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03 May 2022 – Malaysia

Group of Refugees Detained on the Side of the Road by Malaysian Police Authorities (New Straits Times,
Group of Refugees Detained on the Side of the Road by Malaysian Police Authorities (New Straits Times, "Over 500 Illegal Immigrants Escape Temporary Immigration Detention Depot," 20 April 2022,

On 20 April 2022, 528 Rohingya refugees–including 97 women, 294 men, and 137 children–escaped from the Relau detention centre in Sungai Bakap. According to a new local news agency, immediately before the escape there had been a “riot” at the detention centre. Most of the detainees were quickly re-detained, though seven–including three children–died while trying to cross a highway during their escape. The police have warned villagers that anyone found to be harbouring refugees could face prosecution under the Immigration Act 1959/1963 and the county’s penal code.

A consortium of NGOs, including APRRN and IDC, reported in early May that large numbers of Rohingya refugees are being held indefinitely in Malaysian immigration detention centres without the possibility of release and cannot be deported. The Malaysian Home Minister, Hamzah Zainudin, said that some refugees held at the Relau detention centre in Sungai Bakap have been detained there for over two years. Zainudin said that deportation was not possible as Myanmar was not willing to take them back and does not recognise their citizenship status. However, the NGOs highlighted that the Malaysian government has refused to allow the UNHCR access to detention centres to conduct refugee status determination procedures since August 2019.

UNHCR data indicates that in 2020, there were 129,909 refugees, 49,822 asylum seekers and 111,298 stateless persons in Malaysia. The Malaysian Immigration Department reported that as of 26 April 2022, there were 17,634 people in immigration detention centres across the country, including 3,211 women and 1,528 children. Between 2018 and February 2022, there have been 208 deaths in immigration detention centres across the country due to, inter alia, COVID-19, tuberculosis, severe pneumonia, heart complications, dengue and diabetes.

In a joint statement on the situation in Relau detention centre, APRRN, IDC, the ASEAN Parliamentarian on Human Rights, and the Asian Forum for Human Rights and Development (Forum-Asia) urged Malaysia to release all persons registered with UNHCR from immigration detention centres and grant UNHCR access to all centres to continue the registration of persons of concern; grant access to detention centres to Doctors Without Borders Malaysia to ensure detainees have access to medical treatments and support services; carry out a comprehensive review of the current policies and practices of immigration detention centres in Malaysia to ensure that they are in line with international standards; to ensure full transparency of the investigation and review, and make the process and results available to the public; and take steps to enact legal and policy changes to ensure children are no longer detained for migration-related reasons.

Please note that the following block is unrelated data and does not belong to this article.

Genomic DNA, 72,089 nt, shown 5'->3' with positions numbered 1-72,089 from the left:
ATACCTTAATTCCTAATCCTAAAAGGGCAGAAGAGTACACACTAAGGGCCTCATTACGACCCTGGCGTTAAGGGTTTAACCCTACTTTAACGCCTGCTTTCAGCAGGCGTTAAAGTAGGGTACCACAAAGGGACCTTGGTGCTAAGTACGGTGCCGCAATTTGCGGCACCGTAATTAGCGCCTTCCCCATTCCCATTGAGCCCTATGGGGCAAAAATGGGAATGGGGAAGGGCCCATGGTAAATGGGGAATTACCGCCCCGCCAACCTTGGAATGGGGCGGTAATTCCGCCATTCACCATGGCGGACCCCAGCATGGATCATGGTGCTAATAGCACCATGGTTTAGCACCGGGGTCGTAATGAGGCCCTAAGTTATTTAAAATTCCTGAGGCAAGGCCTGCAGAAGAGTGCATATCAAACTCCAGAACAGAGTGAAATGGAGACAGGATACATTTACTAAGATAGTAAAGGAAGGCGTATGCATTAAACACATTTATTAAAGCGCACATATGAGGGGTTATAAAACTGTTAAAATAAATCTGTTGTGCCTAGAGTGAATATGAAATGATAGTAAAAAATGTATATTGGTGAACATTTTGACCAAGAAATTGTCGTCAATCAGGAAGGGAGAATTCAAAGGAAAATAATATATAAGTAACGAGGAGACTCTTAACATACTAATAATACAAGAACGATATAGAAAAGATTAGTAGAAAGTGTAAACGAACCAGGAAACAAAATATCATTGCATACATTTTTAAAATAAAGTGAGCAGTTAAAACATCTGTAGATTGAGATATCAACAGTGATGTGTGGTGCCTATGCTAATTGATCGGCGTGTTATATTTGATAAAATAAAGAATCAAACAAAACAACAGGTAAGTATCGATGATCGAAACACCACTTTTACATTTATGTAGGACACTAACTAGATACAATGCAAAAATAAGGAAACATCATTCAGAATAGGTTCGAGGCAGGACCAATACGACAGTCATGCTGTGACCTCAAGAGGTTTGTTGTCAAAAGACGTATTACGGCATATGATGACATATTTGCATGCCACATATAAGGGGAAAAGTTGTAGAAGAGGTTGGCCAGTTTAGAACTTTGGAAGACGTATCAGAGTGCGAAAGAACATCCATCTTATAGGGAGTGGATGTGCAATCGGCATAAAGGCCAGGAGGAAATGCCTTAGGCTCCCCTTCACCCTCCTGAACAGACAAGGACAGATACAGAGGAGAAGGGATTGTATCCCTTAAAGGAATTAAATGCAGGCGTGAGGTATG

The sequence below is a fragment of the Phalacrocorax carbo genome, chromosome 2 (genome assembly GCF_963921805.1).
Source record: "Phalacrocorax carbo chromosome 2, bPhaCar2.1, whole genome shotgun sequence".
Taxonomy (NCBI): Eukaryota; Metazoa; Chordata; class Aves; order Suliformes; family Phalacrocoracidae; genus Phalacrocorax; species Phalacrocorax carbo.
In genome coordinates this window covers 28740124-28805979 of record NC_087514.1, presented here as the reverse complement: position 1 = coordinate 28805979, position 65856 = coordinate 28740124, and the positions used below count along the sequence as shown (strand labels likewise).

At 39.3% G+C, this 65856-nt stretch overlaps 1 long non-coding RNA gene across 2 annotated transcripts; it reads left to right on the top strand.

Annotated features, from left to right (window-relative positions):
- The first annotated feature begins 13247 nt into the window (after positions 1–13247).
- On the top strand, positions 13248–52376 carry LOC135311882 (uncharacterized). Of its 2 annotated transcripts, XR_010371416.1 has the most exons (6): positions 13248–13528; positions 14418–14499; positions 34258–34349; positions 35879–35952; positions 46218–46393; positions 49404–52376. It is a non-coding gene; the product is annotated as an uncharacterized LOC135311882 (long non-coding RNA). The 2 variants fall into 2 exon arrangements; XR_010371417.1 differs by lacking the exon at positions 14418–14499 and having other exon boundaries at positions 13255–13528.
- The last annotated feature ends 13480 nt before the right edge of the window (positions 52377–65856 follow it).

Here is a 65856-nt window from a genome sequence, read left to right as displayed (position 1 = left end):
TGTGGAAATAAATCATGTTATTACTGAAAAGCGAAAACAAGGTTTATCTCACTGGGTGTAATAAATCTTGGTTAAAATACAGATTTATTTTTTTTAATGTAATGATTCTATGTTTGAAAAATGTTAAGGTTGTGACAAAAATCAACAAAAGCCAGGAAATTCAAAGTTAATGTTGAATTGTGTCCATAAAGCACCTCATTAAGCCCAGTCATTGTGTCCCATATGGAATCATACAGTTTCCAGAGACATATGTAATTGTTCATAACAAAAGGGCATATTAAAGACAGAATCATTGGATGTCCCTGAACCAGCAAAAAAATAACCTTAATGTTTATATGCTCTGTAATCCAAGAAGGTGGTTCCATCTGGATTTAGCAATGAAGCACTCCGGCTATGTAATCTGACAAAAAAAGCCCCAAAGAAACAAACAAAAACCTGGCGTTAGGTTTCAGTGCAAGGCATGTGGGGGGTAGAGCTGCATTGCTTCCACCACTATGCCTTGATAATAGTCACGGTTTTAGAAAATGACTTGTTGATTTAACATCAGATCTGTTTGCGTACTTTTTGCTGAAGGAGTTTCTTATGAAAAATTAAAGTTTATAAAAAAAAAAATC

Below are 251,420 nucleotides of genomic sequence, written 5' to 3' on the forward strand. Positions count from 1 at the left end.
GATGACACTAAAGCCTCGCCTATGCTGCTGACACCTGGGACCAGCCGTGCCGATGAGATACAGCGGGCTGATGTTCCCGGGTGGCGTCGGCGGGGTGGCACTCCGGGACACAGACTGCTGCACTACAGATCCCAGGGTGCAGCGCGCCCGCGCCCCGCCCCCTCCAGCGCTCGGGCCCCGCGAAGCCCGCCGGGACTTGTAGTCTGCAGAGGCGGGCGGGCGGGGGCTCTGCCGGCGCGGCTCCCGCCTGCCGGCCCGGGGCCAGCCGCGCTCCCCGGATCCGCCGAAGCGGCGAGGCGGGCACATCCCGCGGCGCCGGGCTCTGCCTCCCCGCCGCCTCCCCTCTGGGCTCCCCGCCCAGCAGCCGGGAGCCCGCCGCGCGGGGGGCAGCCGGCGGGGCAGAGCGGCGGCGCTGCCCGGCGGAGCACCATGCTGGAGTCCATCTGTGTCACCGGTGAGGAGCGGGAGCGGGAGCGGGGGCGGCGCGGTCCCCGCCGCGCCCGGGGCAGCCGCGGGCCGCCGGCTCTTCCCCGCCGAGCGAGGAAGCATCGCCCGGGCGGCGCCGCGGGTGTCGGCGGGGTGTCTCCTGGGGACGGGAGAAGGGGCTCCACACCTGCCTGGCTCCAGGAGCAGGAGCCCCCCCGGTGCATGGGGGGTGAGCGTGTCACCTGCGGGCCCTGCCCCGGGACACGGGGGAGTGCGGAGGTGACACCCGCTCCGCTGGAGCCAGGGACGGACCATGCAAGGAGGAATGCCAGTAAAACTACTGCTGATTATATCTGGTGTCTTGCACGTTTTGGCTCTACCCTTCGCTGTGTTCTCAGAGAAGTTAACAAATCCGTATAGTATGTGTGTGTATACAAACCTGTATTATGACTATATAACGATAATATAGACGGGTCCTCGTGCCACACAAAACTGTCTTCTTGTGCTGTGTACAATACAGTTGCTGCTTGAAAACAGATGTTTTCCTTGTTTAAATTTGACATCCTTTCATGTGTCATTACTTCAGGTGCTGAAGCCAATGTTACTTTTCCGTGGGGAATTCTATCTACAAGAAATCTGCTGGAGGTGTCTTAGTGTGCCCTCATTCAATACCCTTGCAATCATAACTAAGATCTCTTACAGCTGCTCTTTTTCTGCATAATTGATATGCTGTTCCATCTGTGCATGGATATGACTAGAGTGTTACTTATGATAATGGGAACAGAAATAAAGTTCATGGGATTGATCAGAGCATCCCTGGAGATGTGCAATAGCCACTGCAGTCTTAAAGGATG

Malaysia is not a signatory to the 1951 Convention Relating to the Status of Refugees and it has failed to adopt legislation recognising the legal status of asylum seekers and refugees, who are thus considered “illegal immigrants” under the Immigration Act 1959/1963. According to Verghis et al. (2021), while Malaysia provides a 50 percent discount off foreigner’s rate for medical fees incurred by UNHCR recognised refugees and asylum seekers, it remains unaffordable as they do not have the right to work. With the onset of COVID-19, the government assured undocumented migrants that they would not be arrested if they came forward for testing for COVID-19. Nonetheless, the subsequent mass testing of migrants in certain “Enhanced Movement Control Order” (i.e. strict lockdown) areas led to crackdowns on undocumented migrants through mass arrests and immigration raids, which included asylum seekers pending registration by UNHCR and UNHCR cardholders whose registration had expired and could not be renewed due to lockdown. These people were detained in immigration detention centres, to be deported to their countries of origin. Clusters of COVID-19 were detected in at least three of these centres.

In February 2021, the government of Malaysia said that they would extend its free COVID-19 vaccination programme to all foreigners, including students, refugees, and undocumented migrants. UNHCR welcomed the government’s efforts to ensure vaccination access to all and encouraged all refugees and asylum seekers holding UNHCR documentation to register their interest for COVID-19 vaccination through several online platforms. Nonetheless, due to the crackdown on undocumented migrants and mass arrests of refugees, many were wary of getting a COVID-19 vaccine in a government walk-in centre for undocumented migrants. According to data collected by the Oxford Martin School, Oxford University and the Global Change Data Lab, as of 1 May 2022, 81.55% of the Malaysian population had been fully vaccinated against COVID-19.